Online citations, reference lists, and bibliographies.
Referencing for people who value simplicity, privacy, and speed.
Get Citationsy
← Back to Search

Social Contacts And Mixing Patterns Relevant To The Spread Of Infectious Diseases

J. Mossong, N. Hens, M. Jit, P. Beutels, K. Auranen, R. Mikolajczyk, M. Massari, S. Salmaso, G. Tomba, J. Wallinga, Janneke C. M. Heijne, M. Sadkowska-Todys, M. Rosińska, W. Edmunds
Published 2008 · Medicine

Save to my Library
Download PDF
Analyze on Scholarcy Visualize in Litmaps
Reduce the time it takes to create your bibliography by a factor of 10 by using the world’s favourite reference manager
Time to take this seriously.
Get Citationsy
Background Mathematical modelling of infectious diseases transmitted by the respiratory or close-contact route (e.g., pandemic influenza) is increasingly being used to determine the impact of possible interventions. Although mixing patterns are known to be crucial determinants for model outcome, researchers often rely on a priori contact assumptions with little or no empirical basis. We conducted a population-based prospective survey of mixing patterns in eight European countries using a common paper-diary methodology. Methods and Findings 7,290 participants recorded characteristics of 97,904 contacts with different individuals during one day, including age, sex, location, duration, frequency, and occurrence of physical contact. We found that mixing patterns and contact characteristics were remarkably similar across different European countries. Contact patterns were highly assortative with age: schoolchildren and young adults in particular tended to mix with people of the same age. Contacts lasting at least one hour or occurring on a daily basis mostly involved physical contact, while short duration and infrequent contacts tended to be nonphysical. Contacts at home, school, or leisure were more likely to be physical than contacts at the workplace or while travelling. Preliminary modelling indicates that 5- to 19-year-olds are expected to suffer the highest incidence during the initial epidemic phase of an emerging infection transmitted through social contacts measured here when the population is completely susceptible. Conclusions To our knowledge, our study provides the first large-scale quantitative approach to contact patterns relevant for infections transmitted by the respiratory or close-contact route, and the results should lead to improved parameterisation of mathematical models used to design control strategies.
This paper references
Different Epidemic Curves for Severe Acute Respiratory Syndrome Reveal Similar Impacts of Control Measures
J. Wallinga (2004)
Comprar Negative Binomial Regression | Joseph M. Hilbe | 9780521857727 | Cambridge University Press
J. Hilbe (2007)
Comparison of paper diary vs computer assisted telephone interview for collecting social contact data relevant to the spread of airborne infectious diseases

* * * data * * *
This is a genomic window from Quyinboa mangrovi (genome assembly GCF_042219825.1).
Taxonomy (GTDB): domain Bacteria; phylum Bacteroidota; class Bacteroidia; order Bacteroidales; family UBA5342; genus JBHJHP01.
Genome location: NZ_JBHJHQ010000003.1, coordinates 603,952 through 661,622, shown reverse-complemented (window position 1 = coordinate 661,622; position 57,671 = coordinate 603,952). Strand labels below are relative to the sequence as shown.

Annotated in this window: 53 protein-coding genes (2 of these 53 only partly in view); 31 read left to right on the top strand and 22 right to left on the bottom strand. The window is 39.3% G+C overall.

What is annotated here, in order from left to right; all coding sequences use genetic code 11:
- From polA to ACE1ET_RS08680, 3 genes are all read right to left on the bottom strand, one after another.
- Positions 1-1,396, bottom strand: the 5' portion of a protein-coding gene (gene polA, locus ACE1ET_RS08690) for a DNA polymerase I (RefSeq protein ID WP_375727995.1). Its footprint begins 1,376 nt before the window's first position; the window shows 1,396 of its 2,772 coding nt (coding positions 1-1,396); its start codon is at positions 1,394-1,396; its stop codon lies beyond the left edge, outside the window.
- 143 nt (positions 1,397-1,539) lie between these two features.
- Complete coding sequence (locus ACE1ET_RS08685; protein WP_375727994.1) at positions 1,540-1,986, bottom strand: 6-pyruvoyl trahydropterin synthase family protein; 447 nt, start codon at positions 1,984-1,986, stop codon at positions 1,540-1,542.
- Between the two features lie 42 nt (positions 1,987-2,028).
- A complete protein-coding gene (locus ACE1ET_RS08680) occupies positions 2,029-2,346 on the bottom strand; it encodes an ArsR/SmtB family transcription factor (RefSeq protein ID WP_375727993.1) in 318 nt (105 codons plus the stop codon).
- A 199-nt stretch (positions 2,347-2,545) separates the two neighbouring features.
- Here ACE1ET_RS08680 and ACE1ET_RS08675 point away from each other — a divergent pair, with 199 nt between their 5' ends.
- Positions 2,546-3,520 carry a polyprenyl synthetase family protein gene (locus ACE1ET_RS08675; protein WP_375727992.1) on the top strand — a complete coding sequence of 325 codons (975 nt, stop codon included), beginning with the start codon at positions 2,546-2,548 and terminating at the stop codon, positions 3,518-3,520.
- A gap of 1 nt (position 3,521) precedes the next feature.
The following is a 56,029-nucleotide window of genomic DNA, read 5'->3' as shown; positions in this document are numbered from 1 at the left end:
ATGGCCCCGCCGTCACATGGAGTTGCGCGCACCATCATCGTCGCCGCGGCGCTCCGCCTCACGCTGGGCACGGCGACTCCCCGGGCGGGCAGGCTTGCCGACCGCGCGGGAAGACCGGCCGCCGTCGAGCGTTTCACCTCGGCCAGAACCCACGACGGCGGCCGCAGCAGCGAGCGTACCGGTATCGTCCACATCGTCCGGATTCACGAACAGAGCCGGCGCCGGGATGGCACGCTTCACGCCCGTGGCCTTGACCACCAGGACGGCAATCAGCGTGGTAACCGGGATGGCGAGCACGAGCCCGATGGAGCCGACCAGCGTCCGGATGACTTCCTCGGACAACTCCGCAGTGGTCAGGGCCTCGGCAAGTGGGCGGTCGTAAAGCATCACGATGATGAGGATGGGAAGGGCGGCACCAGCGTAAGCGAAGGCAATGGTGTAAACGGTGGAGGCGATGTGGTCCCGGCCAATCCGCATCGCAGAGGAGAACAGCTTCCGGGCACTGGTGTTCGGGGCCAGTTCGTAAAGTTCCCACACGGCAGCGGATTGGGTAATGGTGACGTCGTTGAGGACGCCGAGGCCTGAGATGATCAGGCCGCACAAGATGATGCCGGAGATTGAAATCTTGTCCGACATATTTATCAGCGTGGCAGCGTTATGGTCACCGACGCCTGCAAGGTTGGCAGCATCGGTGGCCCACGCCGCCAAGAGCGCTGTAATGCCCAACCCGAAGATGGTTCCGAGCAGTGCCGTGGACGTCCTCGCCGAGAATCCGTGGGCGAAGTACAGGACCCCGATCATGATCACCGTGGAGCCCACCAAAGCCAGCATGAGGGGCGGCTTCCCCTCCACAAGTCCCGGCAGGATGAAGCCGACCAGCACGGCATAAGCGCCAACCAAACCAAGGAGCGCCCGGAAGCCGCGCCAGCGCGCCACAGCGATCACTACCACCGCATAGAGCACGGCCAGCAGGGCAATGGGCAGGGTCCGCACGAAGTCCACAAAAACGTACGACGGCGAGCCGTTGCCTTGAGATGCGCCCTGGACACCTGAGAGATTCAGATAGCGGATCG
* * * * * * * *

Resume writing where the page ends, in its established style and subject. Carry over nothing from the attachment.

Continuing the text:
O Akakzia (2007)
Sexual mixing patterns and sex-differentials in teenage exposure to HIV infection in rural Zimbabwe
S. Gregson (2002)
Contact Diaries
Y. Fu (2007)
Entry screening for severe acute respiratory syndrome (SARS) or influenza: policy evaluation
R. Pitman (2005)
Estimating the impact of vaccination using age–time-dependent incidence rates of hepatitis B
N. Hens (2007)
Influenza A (Asian) 1957
J. Fry (1958)
Estimation of the basic reproduction number for infectious diseases from age‐stratified serological survey data
C. Farrington (2001)
Negative Binomial Regression
J. Hilbe (2007)
Real-time Estimates in Early Detection of SARS
S. Cauchemez (2006)
Mixing patterns and the spread of close-contact infectious diseases
W. Edmunds (2006)
Generalized Additive Models
S. Wood (2006)
Reducing the impact of the next influenza pandemic using household-based public health interventions.
J. Wu (2009)
Transmission Dynamics and Control of Severe Acute Respiratory Syndrome
M. Lipsitch (2003)
Modelling disease outbreaks
S Eubank (2004)
Who mixes with whom? A method to determine the contact patterns of adults that may lead to the spread of airborne infections
W. Edmunds (1997)
Mitigation strategies for pandemic influenza in the United States.
T. Germann (2006)
Containing Pandemic Influenza at the Source
I. Longini (2005)
Sexual Mixing Patterns of Patients Attending Sexually Transmitted Diseases Clinics
G. Garnett (1996)
Contact Surface Models for Infectious Diseases
C. Farrington (2005)
Analyses of the 1957 (Asian) influenza pandemic in the United Kingdom and the impact of school closures
E. Vynnycky (2007)
Recent developments in network measurement
PV Marsden (2005)
Social mixing patterns for transmission models of close contact infections: exploring self-evaluation and diary-based data collection through a web-based interface
P. Beutels (2006)
Evaluation of Interviewing Techniques to Enhance Recall of Sexual and Drug Injection Partners
D. Brewer (2001)
arules: Mining Assocation Rules and Frequent Itemsets
M Hahsler (2006)
Generalized Additive Models: An Introduction With R
A. Chiang (2007)
Mathematical Epidemiology of Infectious Diseases
O. Diekmann (1996)